Central America, US FTA Concluded
Pact culminates two years of negotiations
WASHINGTON, DC - 12/18/03 - The US and four Central American nations - El Salvador, Guatemala, Honduras, and Nicaragua - have concluded an historic and comprehensive Free Trade Agreement (CAFTA) that will strip away barriers to trade, eliminate tariffs, open markets, and promote investment, economic growth and opportunity for all five countries.
The culmination of a year of intense negotiations, the CAFTA "fulfills a key US objective of opening markets with free trade partners, while continuing to push trade liberalization hemispherically through the Free Trade Area of the Americas (FTAA) and globally in the Doha talks in the World Trade Organization (WTO)," said US Trade Representative (USTR) Robert Zoellick, who announced the agreement at a press conference in Washington.
Zoellick noted that the US "strives for the highest standards in its comprehensive FTAs.? A fifth Central American participant, Costa Rica, said it needs to undertake further consultations at home before being able to move forward to finalize its participation in CAFTA."
Combined total goods trade between the US and the four CAFTA countries currently amounts to about $15.4 billion annually.
The CAFTA countries and many other developing countries already enjoy duty free access to the US market for the majority of their exports through trade preference programs provided by Congress to promote economic development.?
Yet these countries often have high tariff and non-tariff barriers for US exports and impose restrictions on US businesses.?
More than 80% of US exports of consumer and industrial goods will become duty-free in Central America immediately, with remaining tariffs phased out over 10 years. Key US export sectors will benefit, such as information technology products, agricultural and construction equipment, paper products, chemicals, and medical and scientific equipment.
Protections and non-discriminatory treatment are provided for digital products such as U.S. software, music, text, and videos, as are protections for US patents, trademarks and trade secrets are strengthened.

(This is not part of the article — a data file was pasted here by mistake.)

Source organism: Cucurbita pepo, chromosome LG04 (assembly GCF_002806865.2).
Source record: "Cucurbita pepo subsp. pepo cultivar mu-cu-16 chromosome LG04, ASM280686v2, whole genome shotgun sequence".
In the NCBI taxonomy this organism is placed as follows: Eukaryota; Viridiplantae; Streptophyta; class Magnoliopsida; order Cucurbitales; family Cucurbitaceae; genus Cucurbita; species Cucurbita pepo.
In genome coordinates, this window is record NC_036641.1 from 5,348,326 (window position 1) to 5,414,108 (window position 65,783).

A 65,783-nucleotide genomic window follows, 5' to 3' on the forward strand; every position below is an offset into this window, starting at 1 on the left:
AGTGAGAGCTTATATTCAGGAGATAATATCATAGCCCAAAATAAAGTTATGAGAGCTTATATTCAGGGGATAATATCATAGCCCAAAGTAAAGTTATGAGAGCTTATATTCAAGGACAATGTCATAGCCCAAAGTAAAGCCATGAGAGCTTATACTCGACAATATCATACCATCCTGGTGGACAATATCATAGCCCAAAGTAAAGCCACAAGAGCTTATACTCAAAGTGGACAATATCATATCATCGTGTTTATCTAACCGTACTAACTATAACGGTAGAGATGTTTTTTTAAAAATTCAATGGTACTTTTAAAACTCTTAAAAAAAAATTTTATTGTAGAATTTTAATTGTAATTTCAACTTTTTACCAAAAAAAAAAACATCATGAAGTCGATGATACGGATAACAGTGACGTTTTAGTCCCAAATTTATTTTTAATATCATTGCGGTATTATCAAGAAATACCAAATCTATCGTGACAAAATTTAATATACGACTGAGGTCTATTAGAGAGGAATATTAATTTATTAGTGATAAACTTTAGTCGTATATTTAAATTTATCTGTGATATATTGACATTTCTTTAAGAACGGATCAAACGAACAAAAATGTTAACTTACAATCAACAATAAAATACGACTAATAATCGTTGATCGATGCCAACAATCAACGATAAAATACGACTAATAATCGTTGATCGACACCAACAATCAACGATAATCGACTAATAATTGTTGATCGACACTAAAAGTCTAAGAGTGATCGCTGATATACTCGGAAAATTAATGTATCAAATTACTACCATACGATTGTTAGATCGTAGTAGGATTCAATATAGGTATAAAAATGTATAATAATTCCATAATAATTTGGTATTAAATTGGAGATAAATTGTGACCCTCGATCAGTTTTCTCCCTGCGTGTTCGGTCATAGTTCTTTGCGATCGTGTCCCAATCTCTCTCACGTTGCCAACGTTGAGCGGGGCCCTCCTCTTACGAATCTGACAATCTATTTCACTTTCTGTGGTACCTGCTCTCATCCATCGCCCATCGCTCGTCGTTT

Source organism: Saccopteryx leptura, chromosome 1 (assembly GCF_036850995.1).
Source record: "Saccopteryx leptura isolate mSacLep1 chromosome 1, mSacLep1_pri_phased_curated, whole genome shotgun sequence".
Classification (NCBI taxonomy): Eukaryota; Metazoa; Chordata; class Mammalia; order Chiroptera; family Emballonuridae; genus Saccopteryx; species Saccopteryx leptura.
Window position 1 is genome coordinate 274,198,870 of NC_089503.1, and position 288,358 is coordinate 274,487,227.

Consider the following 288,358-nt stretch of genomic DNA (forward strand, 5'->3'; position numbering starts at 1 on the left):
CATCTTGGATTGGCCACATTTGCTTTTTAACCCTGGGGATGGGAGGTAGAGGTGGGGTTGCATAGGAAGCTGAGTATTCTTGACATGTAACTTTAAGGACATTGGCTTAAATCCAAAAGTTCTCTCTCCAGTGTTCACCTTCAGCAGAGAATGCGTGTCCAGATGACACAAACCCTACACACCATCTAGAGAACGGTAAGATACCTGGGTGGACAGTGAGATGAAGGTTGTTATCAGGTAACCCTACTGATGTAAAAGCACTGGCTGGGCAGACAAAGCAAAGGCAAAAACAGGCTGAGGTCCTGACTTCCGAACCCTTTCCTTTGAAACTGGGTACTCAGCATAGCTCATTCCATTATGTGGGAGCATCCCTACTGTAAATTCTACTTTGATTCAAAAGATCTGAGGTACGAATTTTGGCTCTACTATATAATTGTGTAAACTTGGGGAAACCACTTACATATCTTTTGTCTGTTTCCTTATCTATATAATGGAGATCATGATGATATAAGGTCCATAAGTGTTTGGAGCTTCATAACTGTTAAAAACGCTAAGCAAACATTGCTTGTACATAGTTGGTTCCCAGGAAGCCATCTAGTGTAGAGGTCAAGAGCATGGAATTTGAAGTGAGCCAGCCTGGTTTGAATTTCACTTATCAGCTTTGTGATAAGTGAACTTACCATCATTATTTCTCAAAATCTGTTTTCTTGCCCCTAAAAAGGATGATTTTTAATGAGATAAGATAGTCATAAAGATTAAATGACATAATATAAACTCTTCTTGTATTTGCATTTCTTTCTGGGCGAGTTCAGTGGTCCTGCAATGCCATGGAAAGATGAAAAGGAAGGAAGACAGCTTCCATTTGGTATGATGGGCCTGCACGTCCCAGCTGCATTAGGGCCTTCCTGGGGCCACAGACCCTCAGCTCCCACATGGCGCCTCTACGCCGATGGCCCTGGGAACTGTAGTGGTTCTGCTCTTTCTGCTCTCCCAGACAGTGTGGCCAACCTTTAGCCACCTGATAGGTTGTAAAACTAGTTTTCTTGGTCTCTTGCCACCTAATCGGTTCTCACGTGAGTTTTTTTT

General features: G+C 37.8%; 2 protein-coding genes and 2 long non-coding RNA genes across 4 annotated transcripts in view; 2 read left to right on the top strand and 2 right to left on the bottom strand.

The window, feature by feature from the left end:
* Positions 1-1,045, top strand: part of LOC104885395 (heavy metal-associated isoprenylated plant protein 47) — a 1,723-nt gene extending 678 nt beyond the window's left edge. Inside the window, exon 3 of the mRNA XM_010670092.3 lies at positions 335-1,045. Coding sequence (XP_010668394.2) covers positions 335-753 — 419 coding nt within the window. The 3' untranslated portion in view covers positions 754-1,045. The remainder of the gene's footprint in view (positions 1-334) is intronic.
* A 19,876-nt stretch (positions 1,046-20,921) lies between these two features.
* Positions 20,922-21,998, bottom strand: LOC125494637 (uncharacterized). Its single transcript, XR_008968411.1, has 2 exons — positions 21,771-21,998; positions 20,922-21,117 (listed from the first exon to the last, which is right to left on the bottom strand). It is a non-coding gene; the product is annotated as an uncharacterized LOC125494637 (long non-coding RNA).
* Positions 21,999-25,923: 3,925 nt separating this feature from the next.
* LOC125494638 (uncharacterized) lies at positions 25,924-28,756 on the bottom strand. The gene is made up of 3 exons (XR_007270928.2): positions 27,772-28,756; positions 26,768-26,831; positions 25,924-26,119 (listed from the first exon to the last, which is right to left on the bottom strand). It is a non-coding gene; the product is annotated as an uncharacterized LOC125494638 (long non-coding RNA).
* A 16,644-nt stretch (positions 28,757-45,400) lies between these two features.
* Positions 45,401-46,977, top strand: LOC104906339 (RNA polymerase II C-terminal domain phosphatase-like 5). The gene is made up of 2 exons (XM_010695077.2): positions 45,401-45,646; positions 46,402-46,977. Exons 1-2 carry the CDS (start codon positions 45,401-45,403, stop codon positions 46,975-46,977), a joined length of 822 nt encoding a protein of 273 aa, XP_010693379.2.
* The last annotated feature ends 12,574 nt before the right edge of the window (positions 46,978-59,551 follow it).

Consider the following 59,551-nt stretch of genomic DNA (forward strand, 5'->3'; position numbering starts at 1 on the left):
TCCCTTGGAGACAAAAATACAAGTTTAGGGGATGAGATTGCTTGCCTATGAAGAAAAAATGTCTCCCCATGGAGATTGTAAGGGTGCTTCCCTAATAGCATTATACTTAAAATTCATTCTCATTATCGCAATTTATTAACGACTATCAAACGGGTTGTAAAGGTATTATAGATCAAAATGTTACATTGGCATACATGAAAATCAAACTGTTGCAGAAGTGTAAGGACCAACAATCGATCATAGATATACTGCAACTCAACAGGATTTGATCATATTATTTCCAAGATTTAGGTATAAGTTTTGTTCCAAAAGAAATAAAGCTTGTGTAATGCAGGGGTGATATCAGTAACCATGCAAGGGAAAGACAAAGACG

The CAFTA's worker protection provisions "go beyond the recently-enacted Chile and Singapore FTAs to create a three-part strategy on worker rights that will ensure effective enforcement of domestic labor laws, establish a cooperative program to improve labor laws and enforcement, and build the capacity of Central American nations to monitor and enforce labor rights," said Zoellick.?
The agreement "also establishes a secure, predictable legal framework for US investors in Central America and provides ground-breaking anti-corruption measures in government contracting. US firms are guaranteed a fair and transparent process to sell goods and services to a wide range of Central American government entities," he said.
"State-of-the-art free trade agreements like the CAFTA not only reduce barriers to U.S. trade, but also require important reforms of the domestic legal and business environment that are key to encouraging business development and investment.? Such reforms include providing greater transparency for government actions and rule making; strengthening the rule of law; and improving the protection and enforcement of intellectual property rights," the USTR said.
President Bush announced his intention to negotiate an FTA with the CAFTA countries on January 16, 2002, at a speech before the Organization of American States.?
The Administration worked with Congress throughout 2002 to secure Trade Promotion Authority (TPA).? Congress enacted the Trade Act of 2002 in August, 2002, and on October 1, 2002, the Administration notified Congress that it would begin the CAFTA negotiations.
CAFTA negotiations began in January, 2003, and took place in 9 rounds of negotiations.? These negotiations took place in San Salvador, El Salvador; San Jose, Costa Rica; Guatemala City, Guatemala; Tegucigalpa, Honduras; Managua, Nicaragua; and in the US in Houston, New Orleans, Cincinnati, and, finally, Washington.
The five Central American countries already are joined in a free trade zone, making the negotiation of the FTA a natural endeavor.
The draft text of the new CAFTA agreement will be released in January, and, under the Trade Act of 2002, the Bush Administration must notify Congress at least 90 days before signing the agreement.
The Administration expects to notify Congress early next year of its intent to sign the CAFTA.? It will also continue to consult with Congress on the agreement to prepare the way for eventual consideration.
The US will begin negotiations with the Dominican Republic early next year, and will seek to bring that country into the CAFTA negotiations next year, prior to Congressional action on legislation to approve and implement the agreement.?
Separately, the US has also announced intentions to begin FTA negotiations with Panama, Colombia and Peru, to be followed by Bolivia and Ecuador when they are ready.?
In the Americas, the US' current and in process FTA partners represent 68% of the GDP of the hemisphere, not counting the US, according to Department of Commerce figures released a few months ago.
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